Sh12m digital healthcare programme launched in Homa Bay
By James Omoro
| December 5th 2021
Two foundations have launched a Sh12 million digital healthcare programme in Homa Bay County to improve access to quality healthcare in rural areas.
M-PESA Foundation and Gertrude's Hospital Foundation in partnership with Homa Bay County Government on Sunday opened a telemedicine Sindo Sub-County Hospital in Suba North.
The programme also known as Daktari Smart allows the healthcare workers at the local telemedicine facility to use electronic medical devices on patients and communicate with their counterparts at Gertrude’s Children’s Hospital in Nairobi in real-time.
The specialists at Gertrude’s Children’s Hospital will see the patient and hear the sounds in real-time without the interpretation from the health worker at the local facility.
Daktari Smart aims to address delays in receiving healthcare in rural areas where transport is a serious challenge because of poor road networks.
Speaking when they opened the telemedicine centre, M-PESA Foundation executive director Les Baille said their aim is to improve access to quality healthcare services to disadvantaged children in the country.
“This programme will enable us to provide the much-needed specialised care to children in remote areas, as well as develop data to support paediatric healthcare,” said Baillie, who is also the Chairman of Gertrude’s Hospital Foundation.
Governor Cyprian Awiti expressed hope that the programme will reduce the mortality rate in the county.
“Health is the foundation of economic development. This programme will efficiently address cases of complicated diseases which cannot be handled locally,” Awiti said.
He told residents to utilise the programme to address their health challenges.
The programme will also see community health volunteers, social workers and health workers in the county benefit from training on capacity building via video conferencing.
Uzazi Salama initiative
The M-PESA Foundation in collaboration with other partners such as PharmAccess Africa, AMREF Health Africa, Action Aid, Pathfinder International and the county government will also undertake a Sh150 million programme to promote maternal healthcare in the county.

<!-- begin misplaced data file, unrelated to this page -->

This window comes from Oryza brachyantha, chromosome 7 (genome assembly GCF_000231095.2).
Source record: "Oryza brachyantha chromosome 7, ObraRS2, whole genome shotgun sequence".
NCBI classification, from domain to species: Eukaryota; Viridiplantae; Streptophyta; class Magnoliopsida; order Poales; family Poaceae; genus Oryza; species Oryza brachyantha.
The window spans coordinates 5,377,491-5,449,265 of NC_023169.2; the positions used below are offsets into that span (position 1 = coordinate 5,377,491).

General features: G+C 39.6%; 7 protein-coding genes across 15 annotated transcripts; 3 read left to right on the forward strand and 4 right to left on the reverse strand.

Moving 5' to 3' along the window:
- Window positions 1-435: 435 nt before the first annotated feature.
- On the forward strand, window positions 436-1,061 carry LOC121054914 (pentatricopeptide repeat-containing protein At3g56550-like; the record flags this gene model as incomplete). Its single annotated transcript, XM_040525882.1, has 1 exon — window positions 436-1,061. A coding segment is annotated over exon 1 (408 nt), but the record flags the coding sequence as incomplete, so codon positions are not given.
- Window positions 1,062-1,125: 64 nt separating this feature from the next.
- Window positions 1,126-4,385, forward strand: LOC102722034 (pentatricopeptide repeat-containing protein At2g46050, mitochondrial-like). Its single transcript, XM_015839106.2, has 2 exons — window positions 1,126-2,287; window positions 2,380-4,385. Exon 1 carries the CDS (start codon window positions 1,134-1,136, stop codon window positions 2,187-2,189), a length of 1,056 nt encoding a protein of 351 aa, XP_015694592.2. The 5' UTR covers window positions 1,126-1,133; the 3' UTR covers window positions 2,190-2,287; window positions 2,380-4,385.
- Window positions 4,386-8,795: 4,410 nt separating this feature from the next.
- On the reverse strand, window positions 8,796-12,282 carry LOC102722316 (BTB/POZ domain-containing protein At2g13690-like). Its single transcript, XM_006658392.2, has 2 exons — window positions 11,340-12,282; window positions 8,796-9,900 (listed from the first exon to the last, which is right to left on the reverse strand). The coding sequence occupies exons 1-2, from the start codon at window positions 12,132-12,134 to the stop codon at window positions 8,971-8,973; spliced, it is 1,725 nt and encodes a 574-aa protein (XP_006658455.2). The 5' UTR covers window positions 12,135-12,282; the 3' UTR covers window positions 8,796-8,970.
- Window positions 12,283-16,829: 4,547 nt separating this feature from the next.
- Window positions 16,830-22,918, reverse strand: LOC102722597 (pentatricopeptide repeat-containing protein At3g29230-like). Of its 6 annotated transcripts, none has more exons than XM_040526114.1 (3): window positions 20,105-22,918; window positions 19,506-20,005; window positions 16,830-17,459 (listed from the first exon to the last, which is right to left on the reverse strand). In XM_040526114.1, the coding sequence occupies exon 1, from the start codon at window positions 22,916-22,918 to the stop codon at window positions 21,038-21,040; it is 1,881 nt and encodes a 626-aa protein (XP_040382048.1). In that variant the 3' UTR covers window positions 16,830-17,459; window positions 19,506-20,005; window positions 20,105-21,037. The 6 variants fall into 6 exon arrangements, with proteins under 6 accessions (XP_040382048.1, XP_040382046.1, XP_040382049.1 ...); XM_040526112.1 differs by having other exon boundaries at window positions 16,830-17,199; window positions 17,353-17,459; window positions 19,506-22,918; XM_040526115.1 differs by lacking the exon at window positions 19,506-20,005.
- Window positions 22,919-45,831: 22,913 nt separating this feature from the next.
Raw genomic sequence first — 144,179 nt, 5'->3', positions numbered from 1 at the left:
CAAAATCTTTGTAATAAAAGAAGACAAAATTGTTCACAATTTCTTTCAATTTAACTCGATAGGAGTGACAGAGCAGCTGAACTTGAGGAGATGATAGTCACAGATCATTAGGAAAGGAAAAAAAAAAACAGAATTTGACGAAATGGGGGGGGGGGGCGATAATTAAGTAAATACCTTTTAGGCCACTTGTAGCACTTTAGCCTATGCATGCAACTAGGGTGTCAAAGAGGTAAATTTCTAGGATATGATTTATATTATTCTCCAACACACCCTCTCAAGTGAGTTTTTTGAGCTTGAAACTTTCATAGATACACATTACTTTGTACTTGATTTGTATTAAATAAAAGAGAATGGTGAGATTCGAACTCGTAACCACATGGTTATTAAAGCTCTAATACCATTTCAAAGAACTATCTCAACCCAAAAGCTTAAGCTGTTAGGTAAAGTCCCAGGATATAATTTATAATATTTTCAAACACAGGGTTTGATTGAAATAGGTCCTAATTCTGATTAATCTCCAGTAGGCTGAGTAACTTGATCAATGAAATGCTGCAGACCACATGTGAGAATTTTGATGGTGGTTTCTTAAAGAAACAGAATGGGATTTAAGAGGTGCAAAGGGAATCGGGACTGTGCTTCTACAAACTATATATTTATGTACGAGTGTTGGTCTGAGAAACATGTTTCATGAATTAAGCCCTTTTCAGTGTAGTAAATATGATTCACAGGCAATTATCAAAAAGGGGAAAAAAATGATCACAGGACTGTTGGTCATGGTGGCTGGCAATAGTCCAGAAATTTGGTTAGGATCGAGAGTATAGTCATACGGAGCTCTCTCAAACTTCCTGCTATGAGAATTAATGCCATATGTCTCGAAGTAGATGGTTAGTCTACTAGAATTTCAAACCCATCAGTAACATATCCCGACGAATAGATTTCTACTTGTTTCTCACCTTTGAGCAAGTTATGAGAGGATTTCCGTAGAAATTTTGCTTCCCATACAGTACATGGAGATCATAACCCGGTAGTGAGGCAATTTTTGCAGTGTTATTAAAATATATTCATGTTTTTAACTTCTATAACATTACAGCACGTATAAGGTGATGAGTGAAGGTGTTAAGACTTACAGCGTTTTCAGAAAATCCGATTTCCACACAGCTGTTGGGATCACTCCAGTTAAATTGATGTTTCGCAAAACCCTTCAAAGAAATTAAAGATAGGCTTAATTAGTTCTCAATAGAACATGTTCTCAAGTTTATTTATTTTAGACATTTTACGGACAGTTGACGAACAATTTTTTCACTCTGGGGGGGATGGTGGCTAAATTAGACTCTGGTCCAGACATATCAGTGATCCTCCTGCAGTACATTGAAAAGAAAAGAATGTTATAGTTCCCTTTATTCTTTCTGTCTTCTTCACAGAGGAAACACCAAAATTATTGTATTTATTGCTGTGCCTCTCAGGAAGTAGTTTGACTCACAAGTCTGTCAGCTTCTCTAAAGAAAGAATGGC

The programme dubbed Uzazi Salama targets about 86,469 women and children under the age of five in Ndhiwa and Suba sub-counties.
According to the founders, the programme will strengthen the county’s health systems and support the delivery of quality reproductive, maternal, newborn, child and adolescent healthcare.
Homa Bay is one of the counties in the country with poor reproductive, maternal, newborn, child and adolescent health indicators.
The programme’s launch was marked by laying a foundation for the construction of a modern maternity wing at Ndhiwa Sub-county hospital.
Baille expressed optimism that the programme will encourage local mothers to deliver in health facilities.
“Every mother and newborn child deserves an equal chance of survival during the childbirth process,” said Baille.
On his part, Governor Awiti said Ndhiwa and Suba sub-counties face various challenges which put them in need of proper maternal healthcare.
“We are battling teenage pregnancies, especially during childbirth because biologically, their bodies are not yet ready for the exercise. This partnership will not only educate people on safe sex and childbirth but also reduce maternal and child deaths,” said Awiti.
Rangnick pleased with United's solid startManchester United's new interim manager Ralf Rangnick said he was impressed with how well his team responded to his input during Sunday's 1-0 Premier
Ministry of water reviews tariffs after consumers outcryThe ministry had proposed to increase water tariffs from 50 cents to Sh5 per unit.
Esther Passaris mourns father’s death
- Bogonko’s family in pain eight years later as brother is buried
- Change of guard at Maasai Mara University as Prof Chacha takes over
- Ruto forced to wait for 30 minutes after arriving for church function
- Cabinet reshuffle looms as CSs eyeing elective seats set to quit
- Idi Amin’s house in sleepy Nyeri village stirs painful, dark memories